Perhaps Perez will take a step forward next season, but I’d hesitate drafting him with that expectation. On draft day, I’m valuing him as if he’d be a Jarrod Parker from 2013. If someone wants to take a chance and overpay for Perez, that’s fine. They may be rewarded. I’d rather be conservative in my valuation of such an inconsistent performer. I’ve been burned too many times by overdrafting young players and expecting improvement just because they’re young, without seeing specific reasons for increased success. If Perez falls to me in the draft and takes a step forward to realize the potential scouts have seen for years, that’s just surplus money in the bank.

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J.P. Breen is a graduate student at the University of Chicago. For analysis on the Brewers and fantasy baseball, you can follow him on Twitter (@JP_Breen).

8 Responses to “Thinking About Martin Perez”

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  1. dirck says:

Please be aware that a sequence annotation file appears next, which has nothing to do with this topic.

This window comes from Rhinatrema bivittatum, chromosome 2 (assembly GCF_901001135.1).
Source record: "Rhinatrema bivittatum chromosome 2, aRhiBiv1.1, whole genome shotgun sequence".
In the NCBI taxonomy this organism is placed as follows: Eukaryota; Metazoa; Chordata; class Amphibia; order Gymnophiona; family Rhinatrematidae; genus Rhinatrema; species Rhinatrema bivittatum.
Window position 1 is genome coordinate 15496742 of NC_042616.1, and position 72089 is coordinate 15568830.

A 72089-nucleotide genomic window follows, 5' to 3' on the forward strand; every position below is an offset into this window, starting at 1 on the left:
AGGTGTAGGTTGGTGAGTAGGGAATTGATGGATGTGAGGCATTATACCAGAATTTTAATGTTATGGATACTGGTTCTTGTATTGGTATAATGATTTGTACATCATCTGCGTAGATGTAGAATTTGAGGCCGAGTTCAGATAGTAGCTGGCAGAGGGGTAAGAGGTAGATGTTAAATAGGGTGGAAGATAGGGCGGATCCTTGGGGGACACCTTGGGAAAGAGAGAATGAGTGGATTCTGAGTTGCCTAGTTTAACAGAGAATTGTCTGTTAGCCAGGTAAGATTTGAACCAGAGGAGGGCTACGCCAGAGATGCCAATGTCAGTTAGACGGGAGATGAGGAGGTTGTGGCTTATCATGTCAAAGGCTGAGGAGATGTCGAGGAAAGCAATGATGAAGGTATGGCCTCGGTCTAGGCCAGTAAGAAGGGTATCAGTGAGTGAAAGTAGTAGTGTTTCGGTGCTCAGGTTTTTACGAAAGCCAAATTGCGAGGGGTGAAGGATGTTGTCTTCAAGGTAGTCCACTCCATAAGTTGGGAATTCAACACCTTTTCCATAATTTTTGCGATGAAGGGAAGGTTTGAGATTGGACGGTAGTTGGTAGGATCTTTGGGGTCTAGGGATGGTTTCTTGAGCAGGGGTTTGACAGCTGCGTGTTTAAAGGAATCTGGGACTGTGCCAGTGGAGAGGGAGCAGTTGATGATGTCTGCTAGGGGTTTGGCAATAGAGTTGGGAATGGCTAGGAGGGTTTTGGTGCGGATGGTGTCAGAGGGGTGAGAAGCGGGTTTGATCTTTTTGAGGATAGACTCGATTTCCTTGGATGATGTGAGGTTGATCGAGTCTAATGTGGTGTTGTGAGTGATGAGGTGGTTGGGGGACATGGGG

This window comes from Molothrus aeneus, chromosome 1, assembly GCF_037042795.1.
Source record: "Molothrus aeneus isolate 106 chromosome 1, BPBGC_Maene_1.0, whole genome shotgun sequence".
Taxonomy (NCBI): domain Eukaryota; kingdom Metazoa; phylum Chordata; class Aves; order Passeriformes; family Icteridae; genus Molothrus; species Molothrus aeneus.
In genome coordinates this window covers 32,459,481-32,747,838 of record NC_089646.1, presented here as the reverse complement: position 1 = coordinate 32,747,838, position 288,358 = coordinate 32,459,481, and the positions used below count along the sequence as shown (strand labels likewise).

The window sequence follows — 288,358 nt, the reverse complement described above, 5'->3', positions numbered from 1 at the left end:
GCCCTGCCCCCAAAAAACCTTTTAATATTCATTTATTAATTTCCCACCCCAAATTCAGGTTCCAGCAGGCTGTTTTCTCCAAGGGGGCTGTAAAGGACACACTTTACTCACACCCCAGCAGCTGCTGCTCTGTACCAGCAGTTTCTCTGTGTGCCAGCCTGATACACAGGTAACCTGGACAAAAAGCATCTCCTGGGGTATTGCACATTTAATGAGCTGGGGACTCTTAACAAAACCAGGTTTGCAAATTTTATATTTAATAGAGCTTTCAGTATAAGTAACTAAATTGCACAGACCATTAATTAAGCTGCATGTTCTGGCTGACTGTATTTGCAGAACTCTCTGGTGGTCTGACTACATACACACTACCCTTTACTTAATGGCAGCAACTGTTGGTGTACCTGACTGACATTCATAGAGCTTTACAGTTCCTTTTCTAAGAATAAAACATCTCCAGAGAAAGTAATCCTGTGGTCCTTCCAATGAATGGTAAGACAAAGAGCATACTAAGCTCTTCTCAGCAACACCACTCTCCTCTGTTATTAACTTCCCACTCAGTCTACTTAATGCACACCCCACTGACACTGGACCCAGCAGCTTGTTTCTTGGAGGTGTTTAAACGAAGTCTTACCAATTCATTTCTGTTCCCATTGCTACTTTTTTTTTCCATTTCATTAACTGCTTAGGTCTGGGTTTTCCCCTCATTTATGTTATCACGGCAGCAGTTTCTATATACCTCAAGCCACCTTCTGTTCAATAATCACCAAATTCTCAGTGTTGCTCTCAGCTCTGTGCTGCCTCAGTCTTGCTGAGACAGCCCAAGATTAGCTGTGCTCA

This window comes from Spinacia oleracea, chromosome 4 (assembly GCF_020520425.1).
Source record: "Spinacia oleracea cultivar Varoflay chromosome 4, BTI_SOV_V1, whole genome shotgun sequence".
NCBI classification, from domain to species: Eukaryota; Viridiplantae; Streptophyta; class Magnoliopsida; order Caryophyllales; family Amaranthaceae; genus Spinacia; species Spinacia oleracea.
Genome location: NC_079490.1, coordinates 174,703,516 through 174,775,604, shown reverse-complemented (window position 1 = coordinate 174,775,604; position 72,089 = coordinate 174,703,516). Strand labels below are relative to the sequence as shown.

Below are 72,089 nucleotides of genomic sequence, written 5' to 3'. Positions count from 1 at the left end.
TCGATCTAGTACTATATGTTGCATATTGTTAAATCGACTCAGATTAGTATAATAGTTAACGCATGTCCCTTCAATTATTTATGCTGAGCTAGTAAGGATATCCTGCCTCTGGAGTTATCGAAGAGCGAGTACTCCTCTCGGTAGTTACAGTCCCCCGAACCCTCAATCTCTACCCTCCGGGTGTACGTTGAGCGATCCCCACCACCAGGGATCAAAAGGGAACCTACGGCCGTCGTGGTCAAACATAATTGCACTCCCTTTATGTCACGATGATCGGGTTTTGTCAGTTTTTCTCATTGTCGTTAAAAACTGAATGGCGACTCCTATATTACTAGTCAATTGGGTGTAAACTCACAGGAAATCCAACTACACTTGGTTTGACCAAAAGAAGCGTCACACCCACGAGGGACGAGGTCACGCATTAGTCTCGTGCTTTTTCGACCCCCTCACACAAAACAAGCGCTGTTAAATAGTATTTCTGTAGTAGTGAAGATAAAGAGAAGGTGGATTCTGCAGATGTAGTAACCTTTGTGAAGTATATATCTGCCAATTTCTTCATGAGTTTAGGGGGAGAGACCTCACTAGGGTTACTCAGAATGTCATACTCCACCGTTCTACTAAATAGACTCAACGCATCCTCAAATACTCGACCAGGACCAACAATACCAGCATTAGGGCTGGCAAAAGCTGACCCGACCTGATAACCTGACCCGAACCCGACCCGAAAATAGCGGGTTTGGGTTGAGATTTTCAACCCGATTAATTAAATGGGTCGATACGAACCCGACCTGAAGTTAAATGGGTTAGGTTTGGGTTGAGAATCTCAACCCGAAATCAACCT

The last couple of years in the minors were pretty bad for Perez . He actually pitched better in the majors last year than he did at either AA or AAA .I gave up on him 2 years ago and dropped him in my dynasty leagues .

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  2. ryan says:

    It also bears to mention that Perez was pretty steady over the course of the season. He may not have been spectacular, but there wasn’t a lot of variability to his stats game in, game out. He had a stinker against Cleveland – but after what you see is what you get. It tells me he has developed a reliable foundation to work off of. If he shows incremental improvement in the quality of his pitching during spring training he could be worth of targeting (i.e. Like when Teheran added a slider in 2013). That is a big if though.